P&G reported a strong second quarter, reflecting pandemic-driven demand for its brands. Although there is a degree of uncertainty and volatility associated with its expectations for the second half, the business is confident that it will benefit from shifts driven by the COVID-19 pandemic.
Sales guidance raised despite second half uncertainty
Second quarter sales increased by 8%, driven by volume gains, pricing and mix. The performance was broad-based, with all 10 global categories growing sales. While the business is confident for its prospects in the second half, there is a high degree of uncertainty with regards to the next six months. Despite the roll-out of vaccines in many countries, the number of COVID-19 cases remains high, and it’s unclear when higher unemployment levels may start to fall. Government economic support packages also vary by country, while social unrest and economic distress can impact category growth and product supply. However, it has raised its guidance for organic sales growth of 5-6% for the full year and remains optimistic for the post-pandemic era.
1. Changed consumer focused on cleaning, health and hygiene
The prolonged nature of the crisis suggests that new habits have been formed which will remain even as the pandemic eases. It does not expect behaviours to snap-back to pre-crisis levels. To capitalise on this, it is innovating with new product development to better meet consumers’ cleaning, health and hygiene needs, modifying packaging to clarify product benefits, including science-backed claims and switching the emphasis of its marketing to be more educational.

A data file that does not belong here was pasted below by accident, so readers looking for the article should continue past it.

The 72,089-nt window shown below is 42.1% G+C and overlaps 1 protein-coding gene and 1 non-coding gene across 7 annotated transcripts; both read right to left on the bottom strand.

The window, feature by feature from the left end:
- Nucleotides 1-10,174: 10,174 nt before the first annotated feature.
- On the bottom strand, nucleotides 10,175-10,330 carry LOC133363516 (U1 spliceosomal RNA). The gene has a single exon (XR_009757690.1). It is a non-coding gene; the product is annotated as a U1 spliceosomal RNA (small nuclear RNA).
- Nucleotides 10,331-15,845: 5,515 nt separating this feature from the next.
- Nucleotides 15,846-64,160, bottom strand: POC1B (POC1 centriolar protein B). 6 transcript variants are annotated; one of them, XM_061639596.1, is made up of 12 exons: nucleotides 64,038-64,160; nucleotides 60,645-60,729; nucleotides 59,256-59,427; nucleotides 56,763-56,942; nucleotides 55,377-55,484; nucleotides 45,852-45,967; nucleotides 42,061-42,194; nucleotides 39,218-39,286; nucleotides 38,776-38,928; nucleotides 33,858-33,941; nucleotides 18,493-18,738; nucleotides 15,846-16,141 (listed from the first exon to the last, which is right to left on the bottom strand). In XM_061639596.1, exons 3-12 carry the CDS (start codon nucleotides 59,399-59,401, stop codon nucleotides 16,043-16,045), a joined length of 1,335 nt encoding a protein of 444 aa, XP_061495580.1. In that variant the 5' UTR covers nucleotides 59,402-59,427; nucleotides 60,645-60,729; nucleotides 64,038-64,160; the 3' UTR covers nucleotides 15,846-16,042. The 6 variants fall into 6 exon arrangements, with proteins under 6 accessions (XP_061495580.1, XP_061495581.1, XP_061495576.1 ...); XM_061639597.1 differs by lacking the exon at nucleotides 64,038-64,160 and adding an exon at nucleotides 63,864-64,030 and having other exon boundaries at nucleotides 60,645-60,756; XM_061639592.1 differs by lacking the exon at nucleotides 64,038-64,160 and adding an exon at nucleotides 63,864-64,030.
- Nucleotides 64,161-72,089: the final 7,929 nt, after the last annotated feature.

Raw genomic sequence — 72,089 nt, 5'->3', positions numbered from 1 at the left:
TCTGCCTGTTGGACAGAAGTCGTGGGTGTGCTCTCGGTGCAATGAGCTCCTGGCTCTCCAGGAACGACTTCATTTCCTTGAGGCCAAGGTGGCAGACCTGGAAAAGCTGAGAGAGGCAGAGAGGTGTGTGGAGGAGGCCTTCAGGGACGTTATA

2. Spending more time at home
P&G expects consumers to spend more time at home post-crisis. In part this will be driven by higher levels of working from home. This will drive more meals being eaten at home, with related consumption impacts in several of its core categories. P&G noted cleaning and sanitizing frequency up 30%, dishwashing frequency up 15%, air freshening frequency up 20% and in-home paper towel usage up 15%.
3. The flight to established brand names
This has been one of the defining elements of the pandemic. Consumers have indicated a preference for brands that guarantee the power of performance. P&G noted that retailers are reflecting this, and the declining share of private label in many markets, as they continue to rationalise their ranges. This leaves the business well-positioned as the crisis eases.
4. A shift to ecommerce
Ecommerce sales increased by around 50% in the quarter, taking penetration to 14% of global sales. P&G had developed well-established capabilities in with pureplay and omnichannel retailers prior to the pandemic which have underpinned its performance over the last 12 months. At an aggregate level, its online market shares are marginally ahead of its store-based shares, with margins similar. This leaves P&G agnostic to channel growth and will follow customer demand.
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